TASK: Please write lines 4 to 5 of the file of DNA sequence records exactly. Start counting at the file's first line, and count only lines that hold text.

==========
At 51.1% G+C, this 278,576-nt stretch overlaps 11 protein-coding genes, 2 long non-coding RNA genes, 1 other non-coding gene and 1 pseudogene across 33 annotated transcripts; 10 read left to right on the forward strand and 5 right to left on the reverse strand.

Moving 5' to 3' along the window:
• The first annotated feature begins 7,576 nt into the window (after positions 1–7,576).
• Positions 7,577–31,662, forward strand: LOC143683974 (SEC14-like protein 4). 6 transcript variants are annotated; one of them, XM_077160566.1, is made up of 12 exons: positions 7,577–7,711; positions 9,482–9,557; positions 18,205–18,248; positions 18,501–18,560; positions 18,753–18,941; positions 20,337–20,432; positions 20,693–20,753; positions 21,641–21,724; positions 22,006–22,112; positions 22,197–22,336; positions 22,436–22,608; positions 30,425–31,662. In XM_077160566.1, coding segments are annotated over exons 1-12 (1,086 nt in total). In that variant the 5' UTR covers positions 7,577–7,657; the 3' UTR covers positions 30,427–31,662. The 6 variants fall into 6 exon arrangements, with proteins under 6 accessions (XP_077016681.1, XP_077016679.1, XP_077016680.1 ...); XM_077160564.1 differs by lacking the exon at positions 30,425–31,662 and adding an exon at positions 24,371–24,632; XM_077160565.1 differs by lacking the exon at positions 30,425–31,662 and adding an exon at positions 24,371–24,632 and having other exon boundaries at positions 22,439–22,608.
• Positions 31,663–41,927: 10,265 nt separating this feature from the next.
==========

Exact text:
• Positions 7,577–31,662, forward strand: LOC143683974 (SEC14-like protein 4). 6 transcript variants are annotated; one of them, XM_077160566.1, is made up of 12 exons: positions 7,577–7,711; positions 9,482–9,557; positions 18,205–18,248; positions 18,501–18,560; positions 18,753–18,941; positions 20,337–20,432; positions 20,693–20,753; positions 21,641–21,724; positions 22,006–22,112; positions 22,197–22,336; positions 22,436–22,608; positions 30,425–31,662. In XM_077160566.1, coding segments are annotated over exons 1-12 (1,086 nt in total). In that variant the 5' UTR covers positions 7,577–7,657; the 3' UTR covers positions 30,427–31,662. The 6 variants fall into 6 exon arrangements, with proteins under 6 accessions (XP_077016681.1, XP_077016679.1, XP_077016680.1 ...); XM_077160564.1 differs by lacking the exon at positions 30,425–31,662 and adding an exon at positions 24,371–24,632; XM_077160565.1 differs by lacking the exon at positions 30,425–31,662 and adding an exon at positions 24,371–24,632 and having other exon boundaries at positions 22,439–22,608.
• Positions 31,663–41,927: 10,265 nt separating this feature from the next.